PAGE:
Anoxic subsurface sediments contain communities of heterotrophic microorganisms that metabolize organic carbon at extraordinarily slow rates. In order to assess the mechanisms by which subsurface microorganisms access detrital sedimentary organic matter, we measured kinetics of a range of extracellular peptidases in anoxic sediments of the White Oak River estuary, NC. Nine distinct peptidase substrates were enzymatically hydrolyzed at all depths. Potential peptidase activities (Vmax) decreased with increasing sediment depth, although Vmaxexpressed on a per cell basis was approximately the same at all depths. Half-saturation constants (Km) decreased with depth, indicating peptidases that functioned more efficiently at low substrate concentrations. Potential activities of extracellular peptidases acting on molecules that are enriched in degraded organic matter (D-phenylalanine and L-ornithine) increased relative to enzymes that act on L-phenylalanine, further suggesting microbial community adaptation to access degraded organic matter. Nineteen classes of predicted, exported peptidases were identified in genomic data from the same site, of which genes for class C25 (gingipain-like) peptidases represented more than 40% at each depth. Methionine aminopeptidases, zinc carboxypeptidases, and class S24-like peptidases, which are involved in single-stranded DNA repair, were also abundant. These results suggest a subsurface heterotrophic microbial community that primarily accesses low-quality detrital organic matter via a diverse suite of well-adapted extracellular enzymes.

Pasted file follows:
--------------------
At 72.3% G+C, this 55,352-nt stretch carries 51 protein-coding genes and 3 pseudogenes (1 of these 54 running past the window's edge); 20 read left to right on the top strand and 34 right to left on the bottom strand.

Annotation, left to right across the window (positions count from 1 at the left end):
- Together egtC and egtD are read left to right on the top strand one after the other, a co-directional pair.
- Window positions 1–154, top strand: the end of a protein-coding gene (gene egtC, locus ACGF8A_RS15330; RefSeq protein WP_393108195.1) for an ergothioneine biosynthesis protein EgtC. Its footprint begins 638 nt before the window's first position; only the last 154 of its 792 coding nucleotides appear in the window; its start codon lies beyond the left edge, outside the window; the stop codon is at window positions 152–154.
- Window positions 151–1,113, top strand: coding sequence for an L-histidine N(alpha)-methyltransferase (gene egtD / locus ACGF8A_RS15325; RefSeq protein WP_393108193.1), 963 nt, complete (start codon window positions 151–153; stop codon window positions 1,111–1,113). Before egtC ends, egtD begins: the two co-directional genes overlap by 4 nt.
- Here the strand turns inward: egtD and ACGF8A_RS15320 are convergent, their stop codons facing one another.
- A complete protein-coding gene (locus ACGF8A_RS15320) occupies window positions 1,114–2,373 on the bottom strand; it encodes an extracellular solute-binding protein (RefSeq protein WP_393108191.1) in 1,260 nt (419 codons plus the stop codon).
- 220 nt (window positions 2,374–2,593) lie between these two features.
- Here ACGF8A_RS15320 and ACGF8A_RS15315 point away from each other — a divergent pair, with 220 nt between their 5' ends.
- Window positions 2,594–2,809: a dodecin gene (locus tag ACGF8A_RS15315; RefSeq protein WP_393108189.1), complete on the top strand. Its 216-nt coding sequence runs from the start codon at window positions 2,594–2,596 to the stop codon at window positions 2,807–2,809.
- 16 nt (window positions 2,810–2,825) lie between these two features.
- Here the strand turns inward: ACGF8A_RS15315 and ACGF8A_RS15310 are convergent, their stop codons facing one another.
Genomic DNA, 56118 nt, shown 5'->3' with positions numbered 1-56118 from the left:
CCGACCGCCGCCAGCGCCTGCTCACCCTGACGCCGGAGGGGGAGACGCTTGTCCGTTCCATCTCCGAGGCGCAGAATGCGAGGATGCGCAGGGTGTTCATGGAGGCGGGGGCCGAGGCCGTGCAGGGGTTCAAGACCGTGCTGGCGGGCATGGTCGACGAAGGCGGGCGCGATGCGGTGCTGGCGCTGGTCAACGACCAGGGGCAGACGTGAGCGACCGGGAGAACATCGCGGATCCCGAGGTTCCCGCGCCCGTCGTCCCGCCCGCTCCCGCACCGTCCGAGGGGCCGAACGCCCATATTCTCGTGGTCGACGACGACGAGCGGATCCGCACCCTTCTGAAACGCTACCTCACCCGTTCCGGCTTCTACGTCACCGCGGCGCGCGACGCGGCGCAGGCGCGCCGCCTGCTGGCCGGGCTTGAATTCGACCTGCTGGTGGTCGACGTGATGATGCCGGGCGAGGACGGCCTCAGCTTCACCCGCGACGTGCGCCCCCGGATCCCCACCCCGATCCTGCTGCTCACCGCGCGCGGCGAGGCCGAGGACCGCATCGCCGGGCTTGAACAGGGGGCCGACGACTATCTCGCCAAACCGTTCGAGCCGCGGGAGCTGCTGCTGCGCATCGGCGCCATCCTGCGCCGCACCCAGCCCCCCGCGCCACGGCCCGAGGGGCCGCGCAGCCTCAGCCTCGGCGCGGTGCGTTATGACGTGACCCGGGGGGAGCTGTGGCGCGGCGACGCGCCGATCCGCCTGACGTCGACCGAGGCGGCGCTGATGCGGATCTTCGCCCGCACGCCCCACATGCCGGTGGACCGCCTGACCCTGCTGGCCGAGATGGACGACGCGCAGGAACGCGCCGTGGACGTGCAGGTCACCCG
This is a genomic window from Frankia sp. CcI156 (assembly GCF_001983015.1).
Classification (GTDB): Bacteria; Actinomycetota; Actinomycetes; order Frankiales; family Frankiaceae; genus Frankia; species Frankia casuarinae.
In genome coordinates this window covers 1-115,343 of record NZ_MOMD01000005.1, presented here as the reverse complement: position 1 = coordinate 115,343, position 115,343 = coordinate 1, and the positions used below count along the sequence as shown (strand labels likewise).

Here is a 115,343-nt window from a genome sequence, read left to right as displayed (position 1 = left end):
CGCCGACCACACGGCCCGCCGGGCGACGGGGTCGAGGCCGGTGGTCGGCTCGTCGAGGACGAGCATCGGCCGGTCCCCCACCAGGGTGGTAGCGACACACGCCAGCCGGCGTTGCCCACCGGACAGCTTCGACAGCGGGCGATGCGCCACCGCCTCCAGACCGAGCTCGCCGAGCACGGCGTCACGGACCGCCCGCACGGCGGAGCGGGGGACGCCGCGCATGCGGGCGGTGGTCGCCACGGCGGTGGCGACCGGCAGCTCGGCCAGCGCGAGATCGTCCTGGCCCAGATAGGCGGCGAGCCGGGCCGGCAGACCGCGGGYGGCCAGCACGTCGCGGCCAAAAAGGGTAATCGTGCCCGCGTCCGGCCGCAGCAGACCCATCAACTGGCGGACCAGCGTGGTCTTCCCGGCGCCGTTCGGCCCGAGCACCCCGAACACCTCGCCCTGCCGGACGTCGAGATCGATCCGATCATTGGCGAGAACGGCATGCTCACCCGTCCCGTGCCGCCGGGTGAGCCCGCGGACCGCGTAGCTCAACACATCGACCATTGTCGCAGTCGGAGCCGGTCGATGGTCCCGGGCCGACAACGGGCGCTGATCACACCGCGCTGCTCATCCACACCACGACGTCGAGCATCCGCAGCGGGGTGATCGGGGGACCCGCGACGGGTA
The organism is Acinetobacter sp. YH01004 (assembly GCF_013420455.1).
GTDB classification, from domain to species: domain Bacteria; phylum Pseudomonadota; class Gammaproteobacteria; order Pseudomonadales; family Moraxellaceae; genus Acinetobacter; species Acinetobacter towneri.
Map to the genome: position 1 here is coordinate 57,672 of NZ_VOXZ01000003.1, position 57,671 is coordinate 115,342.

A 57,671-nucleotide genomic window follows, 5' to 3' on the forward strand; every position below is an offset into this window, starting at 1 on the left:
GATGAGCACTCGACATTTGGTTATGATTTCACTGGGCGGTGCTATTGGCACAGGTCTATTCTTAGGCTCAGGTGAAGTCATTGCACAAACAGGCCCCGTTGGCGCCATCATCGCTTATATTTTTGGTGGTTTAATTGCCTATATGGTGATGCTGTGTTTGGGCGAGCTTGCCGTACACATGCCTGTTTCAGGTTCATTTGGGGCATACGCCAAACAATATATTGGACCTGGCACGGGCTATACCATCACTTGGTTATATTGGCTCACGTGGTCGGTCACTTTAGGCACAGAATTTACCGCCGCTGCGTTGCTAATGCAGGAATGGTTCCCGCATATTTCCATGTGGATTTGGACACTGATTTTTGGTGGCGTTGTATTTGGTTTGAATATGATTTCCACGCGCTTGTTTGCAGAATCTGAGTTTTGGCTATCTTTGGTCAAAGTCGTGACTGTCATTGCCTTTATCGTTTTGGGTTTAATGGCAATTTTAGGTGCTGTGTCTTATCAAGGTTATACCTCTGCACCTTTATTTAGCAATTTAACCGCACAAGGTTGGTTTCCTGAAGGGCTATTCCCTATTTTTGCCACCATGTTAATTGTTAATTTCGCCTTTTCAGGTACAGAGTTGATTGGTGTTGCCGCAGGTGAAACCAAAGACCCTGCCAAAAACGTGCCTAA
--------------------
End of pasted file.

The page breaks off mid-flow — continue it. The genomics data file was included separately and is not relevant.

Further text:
The identities and biochemical properties of extracellular enzymes present in natural environments are poorly constrained. We used a series of competitive inhibition experiments with samples from a freshwater environment (the Tennessee River at Knoxville, TN, USA) and a marine environment (Bogue Sound, NC, USA) to characterize the range of substrate specificities of naturally occurring enzymes that hydrolyze L-leucine 7-amido-4-methylcoumarin (Leu-AMC), L‑proline-AMC (Pro-AMC), and L-arginine-AMC (Arg-AMC)—putative substrates for leucyl-aminopeptidase, prolyl-aminopeptidase, and arginyl-aminopeptidase, respectively. Extracellular peptidases which hydrolyzed Arg-AMC and Leu-AMC demonstrated affinity for up to 8 other amino acids, whereas those hydrolyzing Pro-AMC in the Tennessee River, and Arg-AMC at Bogue Sound, were more specific to proline and arginine, respectively. Patterns of substrate affinity showed that Leu-AMC (at both sampling sites) and Arg-AMC (at Bogue Sound) were primarily hydrolyzed by enzymes other than leucyl-aminopeptidase and arginyl-aminopeptidase, respectively. The set of naturally occurring peptidases in both environments showed greater affinity towards a subset of amino acids. These amino acids were on average larger, yielded more free energy from oxidation to CO2, and tended to be depleted in aged organic matter. These relationships indicate that pathways of amino acid diagenesis are at least partially controlled by the substrate specificities of the peptidases involved in protein degradation.